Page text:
The Scoop and Stack plays of Oklahoma’s Anadarko Basin may be the area’s claim to fame lately, but the unconventional potential of the long-producing conventional Simpson Group could enter the spotlight next.
IHS Markit called the Simpson shale formation “one of the biggest yet-to-be-developed shale plays in the United States.” The sentiment was shared as part of a report in which the London-based global information provider raised unconventional reserves estimates for the basin to 16 billion barrels (Bbbl) of oil and more than 200 trillion cubic feet (Tcf) of gas.
The higher estimate—which is more than pre-shale boom assessment of 495 MMbbl of oil, 27.5 Tcf of gas and 410 MMbbl of NGL from the U.S. Geological Survey—was the result of an 18-month-long IHS project that modeled and interpreted the Anadarko Basin’s geologic characteristics and its 41 stacked plays. The firm analyzed historical well and production data from more than 320,000 wells and proprietary software that IHS said allows analysts to use formation tops data to identify formations of completion intervals on wells.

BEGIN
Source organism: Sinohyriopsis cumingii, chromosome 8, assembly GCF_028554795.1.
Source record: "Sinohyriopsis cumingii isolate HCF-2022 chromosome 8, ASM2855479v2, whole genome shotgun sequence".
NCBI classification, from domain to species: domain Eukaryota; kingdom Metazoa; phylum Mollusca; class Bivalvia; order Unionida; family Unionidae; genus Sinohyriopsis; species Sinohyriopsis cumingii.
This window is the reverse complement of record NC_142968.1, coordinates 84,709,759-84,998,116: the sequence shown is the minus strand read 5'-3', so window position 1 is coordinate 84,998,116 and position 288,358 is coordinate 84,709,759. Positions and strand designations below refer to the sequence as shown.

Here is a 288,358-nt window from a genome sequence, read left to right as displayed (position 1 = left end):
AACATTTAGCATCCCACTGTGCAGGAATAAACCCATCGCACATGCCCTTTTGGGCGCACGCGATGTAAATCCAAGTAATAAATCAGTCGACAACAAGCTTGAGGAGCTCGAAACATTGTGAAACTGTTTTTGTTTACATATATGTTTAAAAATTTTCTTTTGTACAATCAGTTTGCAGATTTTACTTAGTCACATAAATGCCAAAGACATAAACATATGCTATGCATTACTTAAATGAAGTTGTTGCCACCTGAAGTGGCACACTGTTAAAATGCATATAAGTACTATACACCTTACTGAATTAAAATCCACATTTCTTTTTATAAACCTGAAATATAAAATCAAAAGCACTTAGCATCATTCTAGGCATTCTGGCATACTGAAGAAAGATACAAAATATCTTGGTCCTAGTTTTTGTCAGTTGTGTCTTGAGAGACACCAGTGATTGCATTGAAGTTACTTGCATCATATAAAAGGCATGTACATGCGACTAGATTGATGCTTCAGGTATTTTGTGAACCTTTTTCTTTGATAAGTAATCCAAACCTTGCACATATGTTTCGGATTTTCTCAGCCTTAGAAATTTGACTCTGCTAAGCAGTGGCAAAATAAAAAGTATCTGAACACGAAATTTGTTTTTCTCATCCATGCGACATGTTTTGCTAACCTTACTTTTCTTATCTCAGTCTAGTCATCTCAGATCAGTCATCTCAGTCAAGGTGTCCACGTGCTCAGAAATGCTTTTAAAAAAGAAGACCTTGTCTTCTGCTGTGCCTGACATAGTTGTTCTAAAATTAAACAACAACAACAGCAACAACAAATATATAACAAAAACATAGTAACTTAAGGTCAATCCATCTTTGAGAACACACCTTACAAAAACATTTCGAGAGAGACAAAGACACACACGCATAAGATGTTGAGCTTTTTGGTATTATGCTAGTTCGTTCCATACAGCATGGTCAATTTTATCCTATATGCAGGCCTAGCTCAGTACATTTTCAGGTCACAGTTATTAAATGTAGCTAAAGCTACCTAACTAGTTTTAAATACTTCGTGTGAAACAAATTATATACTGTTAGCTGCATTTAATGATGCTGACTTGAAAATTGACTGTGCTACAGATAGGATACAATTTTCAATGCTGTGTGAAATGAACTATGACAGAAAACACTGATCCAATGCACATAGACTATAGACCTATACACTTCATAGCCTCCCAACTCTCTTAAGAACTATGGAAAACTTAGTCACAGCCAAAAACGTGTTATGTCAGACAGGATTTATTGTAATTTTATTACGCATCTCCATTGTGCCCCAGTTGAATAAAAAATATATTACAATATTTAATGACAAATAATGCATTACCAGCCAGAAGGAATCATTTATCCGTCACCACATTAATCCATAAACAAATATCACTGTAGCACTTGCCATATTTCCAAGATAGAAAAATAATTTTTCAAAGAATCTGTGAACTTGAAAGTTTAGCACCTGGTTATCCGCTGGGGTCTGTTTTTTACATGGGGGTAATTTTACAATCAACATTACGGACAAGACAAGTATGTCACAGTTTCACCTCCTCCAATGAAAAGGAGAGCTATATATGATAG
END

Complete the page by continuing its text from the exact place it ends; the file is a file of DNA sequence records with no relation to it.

John Roberts, executive director of global subsurface operations for IHS Markit, co-authored the Anadarko Basin research with Prithiraj Chungkham, director of unconventional resources at IHS Markit. He told Hart Energy that the view of the basin can be changed with more granularity and accuracy about producing formations comparing it to having a “more powerful microscope.”
The Simpson shale is an example.
“We always like to have a couple of diamonds in the rough in here and we certainly did with the Simpson,” Roberts said. “We see it as the biggest potential in the whole Stack play.”
The Simpson, which is also present in the Permian Basin but is considered less significant because of nonproductivity as horizontal drilling targets, is believed to be a much more prolific generator of hydrocarbons, Roberts said. IHS puts the remaining technically recoverable resources for the Simpson Shale at an estimated 3.5 Bbbl of oil and 75 Tcf of gas.